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D&D 5E Wild Beyond the Witchlight Features Warduke & More!

While we've had the back cover text for some time, Amazon has revealed more information about the Wild Beyond the Witchlight! The adventure includes Warduke, a figure dating back to the 1980s, and indicates that all encounters can be resolved without combat. The book also includes two new races (it's interesting they're using the term 'race' here, as they've been using 'lineage' recently) - a fairy, or a rabbit.


A wickedly whimsical adventure for the world’s greatest roleplaying game.

Once every eight years, the fantastic Witchlight Carnival touches down on your world, bringing joy to one settlement after the next. Its owners, Mister Witch and Mister Light, know how to put on a good show. But there’s more to this magical extravaganza than meets the eye!

The carnival is a gateway to a fantastic Feywild domain unlike anything found on the Material Plane. Time has not been kind to this realm, however, and dark days lie ahead unless someone can thwart the dastardly schemes of the Hourglass Coven.

The Wild Beyond the Witchlight takes adventurers from the Witchlight Carnival to Prismeer, a Feywild domain of delight, and is designed for characters of levels 1–8. This book comes with a poster map that shows the carnival on one side and Prismeer on the other.

• Explore the Plane of Faerie in the first official D&D adventure set primarily in the Feywild
• Easily drop The Witchlight Carnival into any campaign—for passage into the Feywild or just a night of carnival games and wild entertainment
• Introduces two races—play as a fairy or as a harengon, a race of humanoid rabbits
• Adds two backgrounds—the Feylost who grew up in the Feywild, and a Witchlight Hand who works at the carnival
• All encounters can be resolved without resorting to combat, rewarding clever ideas and creative roleplay
• Classic 1980s Dungeons & Dragons characters return, including Warduke, Strongheart, and Kelek



Who's Warduke, I hear you ask? He dates back to the 1980s as a D&D action figure. In 1984's Quest for the Heartstone adventure, he was an 8th level human fighter, but by 2003's Dungeon Magazine he has become an 18th level fighter! WotC has a full article about him here.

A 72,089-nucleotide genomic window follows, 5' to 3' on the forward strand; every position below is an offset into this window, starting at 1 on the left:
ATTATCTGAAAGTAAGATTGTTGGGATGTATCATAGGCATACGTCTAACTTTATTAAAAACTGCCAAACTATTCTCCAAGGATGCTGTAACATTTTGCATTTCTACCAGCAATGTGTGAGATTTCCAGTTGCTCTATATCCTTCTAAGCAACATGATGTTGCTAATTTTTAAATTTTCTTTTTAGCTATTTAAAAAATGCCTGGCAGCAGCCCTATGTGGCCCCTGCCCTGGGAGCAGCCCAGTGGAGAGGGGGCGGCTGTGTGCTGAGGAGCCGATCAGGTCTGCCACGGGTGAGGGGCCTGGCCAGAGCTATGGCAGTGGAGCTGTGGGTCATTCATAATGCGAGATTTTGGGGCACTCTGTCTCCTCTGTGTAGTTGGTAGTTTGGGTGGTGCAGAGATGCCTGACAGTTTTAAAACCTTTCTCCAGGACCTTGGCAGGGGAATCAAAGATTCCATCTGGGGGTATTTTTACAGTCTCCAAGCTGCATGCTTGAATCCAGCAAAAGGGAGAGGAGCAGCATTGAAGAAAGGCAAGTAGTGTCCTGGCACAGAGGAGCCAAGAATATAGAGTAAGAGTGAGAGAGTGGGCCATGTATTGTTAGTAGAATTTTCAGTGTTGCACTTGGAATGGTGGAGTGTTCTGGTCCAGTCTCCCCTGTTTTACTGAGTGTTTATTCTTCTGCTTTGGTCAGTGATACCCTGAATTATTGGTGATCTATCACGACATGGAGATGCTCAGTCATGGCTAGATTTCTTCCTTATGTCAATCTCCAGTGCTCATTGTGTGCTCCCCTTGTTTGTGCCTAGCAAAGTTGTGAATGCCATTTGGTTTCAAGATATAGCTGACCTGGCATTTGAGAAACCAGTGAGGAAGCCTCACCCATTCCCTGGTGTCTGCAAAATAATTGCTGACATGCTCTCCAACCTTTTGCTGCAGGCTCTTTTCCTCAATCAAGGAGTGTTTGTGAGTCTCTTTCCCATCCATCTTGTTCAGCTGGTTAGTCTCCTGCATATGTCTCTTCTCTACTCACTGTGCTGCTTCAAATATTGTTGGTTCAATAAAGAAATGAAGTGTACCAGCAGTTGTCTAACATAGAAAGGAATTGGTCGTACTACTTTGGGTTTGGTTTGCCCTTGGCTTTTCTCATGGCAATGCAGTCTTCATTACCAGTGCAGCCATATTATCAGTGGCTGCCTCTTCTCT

Strongheart was Warduke's paladin friend, who later became his enemy as Warduke turned to the dark side.

Kelek is an evil wizard who also appeared in Quest for the Heartstone. In a novel, Warduke had him hire an assassin to kill Strongheart. He also appeared in episode of the D&D cartoon.

kelek.jpeg
warduketoy.jpg

strongheart.jpg
 

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Russ Morrissey

Russ Morrissey

Tonguez

A suffusion of yellow
It sounds like the two backgrounds are a mortal who's been lost in the Feywild and a former member of the carnival. So not this time.
Lost in the Feywild seems like the perfect way to have someone from rhe ‘real’ world get in to the D&D realm - Peter Pans lost boys, Dorothy in Oz and the Kids from the Rollercoaster all fit the themes. The former Carnival workers sounds like a direct reference to Bradbury (especially due to Mr Dark)
 

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TheSword

Legend
Well I needed to save money and this book has firmly broken my unbroken trend of buying 5e products. Utterly uninspiring.

If WOC want to make APs involving the Fae Wild, they need to take a hard look at Paizo, in particular Kingmaker.
 
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Curious what people think about the dice and miscellany set for this book. On the one hand, I really like that they're going for far out colors with the dice — those really, really stand out — but on the other hand, that specific color combination bothers me for some reason (and I love orange and purple LOL). I also like that the art style of the map is so different from the typical map styles.
 

Parmandur

Book-Friend
Curious what people think about the dice and miscellany set for this book. On the one hand, I really like that they're going for far out colors with the dice — those really, really stand out — but on the other hand, that specific color combination bothers me for some reason (and I love orange and purple LOL). I also like that the art style of the map is so different from the typical map styles.
It looks about the same as the other's from WotC, but fitted to a garish Fey theme.
 





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